Friday, April 20, 2007

Thank you, Aki, for your comment

I got an interesting comment from Aki.

Hello, Nancy. I'm looking forward to the sequel. I copied the picture of the comics and made it the flip horizontal. Taking advantage of this opportunity, I want to put in the words into which you translated it. I think that it will become readable comfortably for those who read from the left if it does so. I want the comic of a flip horizontal to publish some day.

Thank you for your support. I am working on "Poe no Mura" right now. I am working in the order of publication. Hopefully I will get to your other favorites, "Kotori no Su" and "Penny Lane."

Aki talks about flipping the images and inserting my translation into the actual comics. This is an interesting topic. This process is called "layout" in the industry. When Japanese comics were published here in the recent past, the images are flipped to support the American custom of reading left to right, top to bottom. But the new generation of American manga readers actually prefer to consume manga in the original format, right to left, top to bottom. I rarely see flipping these days.

But this layout process is still quite complicated. It is not enough to insert translated words in balloons, because English translations tend to get much longer than the original text, and consequently difficult to fit within the balloon. Also, sound effects are problematic issues, because they often become part of the picture, and are therefore much harder to work with. Either you need to remove them painstakingly in Photoshop and replace them with the English translation, or you just leave them there and add the translation next to it. (Some publishers just leave the sound effects as they are, without translation, in the original Japanese.)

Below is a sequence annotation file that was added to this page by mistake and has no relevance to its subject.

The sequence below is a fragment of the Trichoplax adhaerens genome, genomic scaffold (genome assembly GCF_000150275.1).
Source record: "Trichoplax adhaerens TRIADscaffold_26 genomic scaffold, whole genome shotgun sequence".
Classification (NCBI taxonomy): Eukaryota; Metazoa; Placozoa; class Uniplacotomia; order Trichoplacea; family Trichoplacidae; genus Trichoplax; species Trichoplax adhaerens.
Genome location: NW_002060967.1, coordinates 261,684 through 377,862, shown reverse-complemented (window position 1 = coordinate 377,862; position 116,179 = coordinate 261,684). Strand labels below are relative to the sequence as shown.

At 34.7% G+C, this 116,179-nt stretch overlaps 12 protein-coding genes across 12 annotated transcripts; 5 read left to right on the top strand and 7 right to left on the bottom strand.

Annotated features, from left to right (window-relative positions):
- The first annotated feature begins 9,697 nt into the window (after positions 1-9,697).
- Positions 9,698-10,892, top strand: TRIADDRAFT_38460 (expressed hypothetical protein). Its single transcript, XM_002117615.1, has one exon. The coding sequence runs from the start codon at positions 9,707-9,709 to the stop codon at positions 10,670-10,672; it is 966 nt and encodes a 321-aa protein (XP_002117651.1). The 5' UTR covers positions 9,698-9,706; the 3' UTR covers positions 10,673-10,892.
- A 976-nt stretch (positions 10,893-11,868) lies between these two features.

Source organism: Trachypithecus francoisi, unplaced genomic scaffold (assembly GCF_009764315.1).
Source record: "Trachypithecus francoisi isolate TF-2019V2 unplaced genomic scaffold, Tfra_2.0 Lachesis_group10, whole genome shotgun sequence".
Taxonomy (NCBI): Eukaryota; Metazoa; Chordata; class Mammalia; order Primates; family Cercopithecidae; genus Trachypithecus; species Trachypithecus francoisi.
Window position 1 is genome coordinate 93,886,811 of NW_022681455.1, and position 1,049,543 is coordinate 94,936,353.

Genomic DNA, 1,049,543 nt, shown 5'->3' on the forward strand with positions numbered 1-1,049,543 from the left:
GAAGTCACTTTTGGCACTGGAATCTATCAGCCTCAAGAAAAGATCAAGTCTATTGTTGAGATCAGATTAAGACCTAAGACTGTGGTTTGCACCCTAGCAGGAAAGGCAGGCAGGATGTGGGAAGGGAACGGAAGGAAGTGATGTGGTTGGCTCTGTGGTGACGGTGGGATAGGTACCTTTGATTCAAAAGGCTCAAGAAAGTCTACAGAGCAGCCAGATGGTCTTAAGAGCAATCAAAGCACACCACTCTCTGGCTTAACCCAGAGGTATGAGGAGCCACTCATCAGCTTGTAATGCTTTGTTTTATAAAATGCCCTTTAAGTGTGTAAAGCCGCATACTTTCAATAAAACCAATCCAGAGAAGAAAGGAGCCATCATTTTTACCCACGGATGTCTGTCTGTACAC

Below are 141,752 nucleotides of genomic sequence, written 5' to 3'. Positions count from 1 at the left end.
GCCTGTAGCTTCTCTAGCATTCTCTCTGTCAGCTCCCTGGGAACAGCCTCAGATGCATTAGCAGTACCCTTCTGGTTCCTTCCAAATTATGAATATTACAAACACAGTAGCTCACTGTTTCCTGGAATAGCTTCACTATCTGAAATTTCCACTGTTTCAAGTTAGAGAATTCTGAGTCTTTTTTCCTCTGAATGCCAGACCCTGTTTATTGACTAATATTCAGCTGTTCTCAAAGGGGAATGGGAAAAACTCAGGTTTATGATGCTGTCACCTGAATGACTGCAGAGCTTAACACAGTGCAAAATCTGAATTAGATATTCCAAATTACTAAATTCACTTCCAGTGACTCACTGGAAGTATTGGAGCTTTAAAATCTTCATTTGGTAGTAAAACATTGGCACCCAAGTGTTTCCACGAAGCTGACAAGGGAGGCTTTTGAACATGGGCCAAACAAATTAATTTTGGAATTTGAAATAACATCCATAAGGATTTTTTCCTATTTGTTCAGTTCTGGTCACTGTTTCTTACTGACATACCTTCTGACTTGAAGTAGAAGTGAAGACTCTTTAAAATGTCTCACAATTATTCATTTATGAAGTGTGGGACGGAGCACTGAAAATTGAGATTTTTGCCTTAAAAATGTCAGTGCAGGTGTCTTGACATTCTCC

So, you see, layout requires very heavy editing. As a translator, you don't get involved in that process. So my dilemma is this: while I would love to see you do a layout, my translation needs to be changed in that process. If it were a real publication, it would be done by the publisher, so I wouldn't have any real control. I am translating "Poe" as a hobby now, so I am not sure if I am willing to go through this very painful process. If necessary, I would rather do the changes myself, but I am not a Photoshop person, as you can see from the poor image quality in my posts. (But this is also intentional, because I think people will find the image quality unsatisfactory and, ideally, go and buy the real comics to appreciate this very delicate, nuanced work of Moto Hagio to the fullest extent.)

One reason I started this blog is for our young American manga fans, many of whom are studying Japanese very hard. They tend to like the translation as close to the original text as possible. I am including my translation notes and commentary along the way for them. So they may not necessarily appreciate me reducing my translation to fit it into balloons. Words are very important in "Poe" to create its very romantic and haunting atmosphere. I am not sure how to cut then down. Perhaps this is one reason no one attempted to publish this work in America?

So, in conclusion, I think it is better if we left my translation as it is and don't do layout. Sorry.


Aki said...

Hello, Thank you for the comment. There's a nice information, The "ぬりえ"(coloring) of "Poe no Ichizoku" is put on the market in Japan at May. It's popular among an adult. The address of the site of sale is there.
To a regrettable thing, It becomes sale only in Japan...

Nancy said...

Hi Aki,

Thank you very much for this very interesting information! I had no idea such things existed - wow. Japan always comes up with curious trends.

My husband got quite excited about it, too. Maybe he'll pick it up the next time he goes to Japan.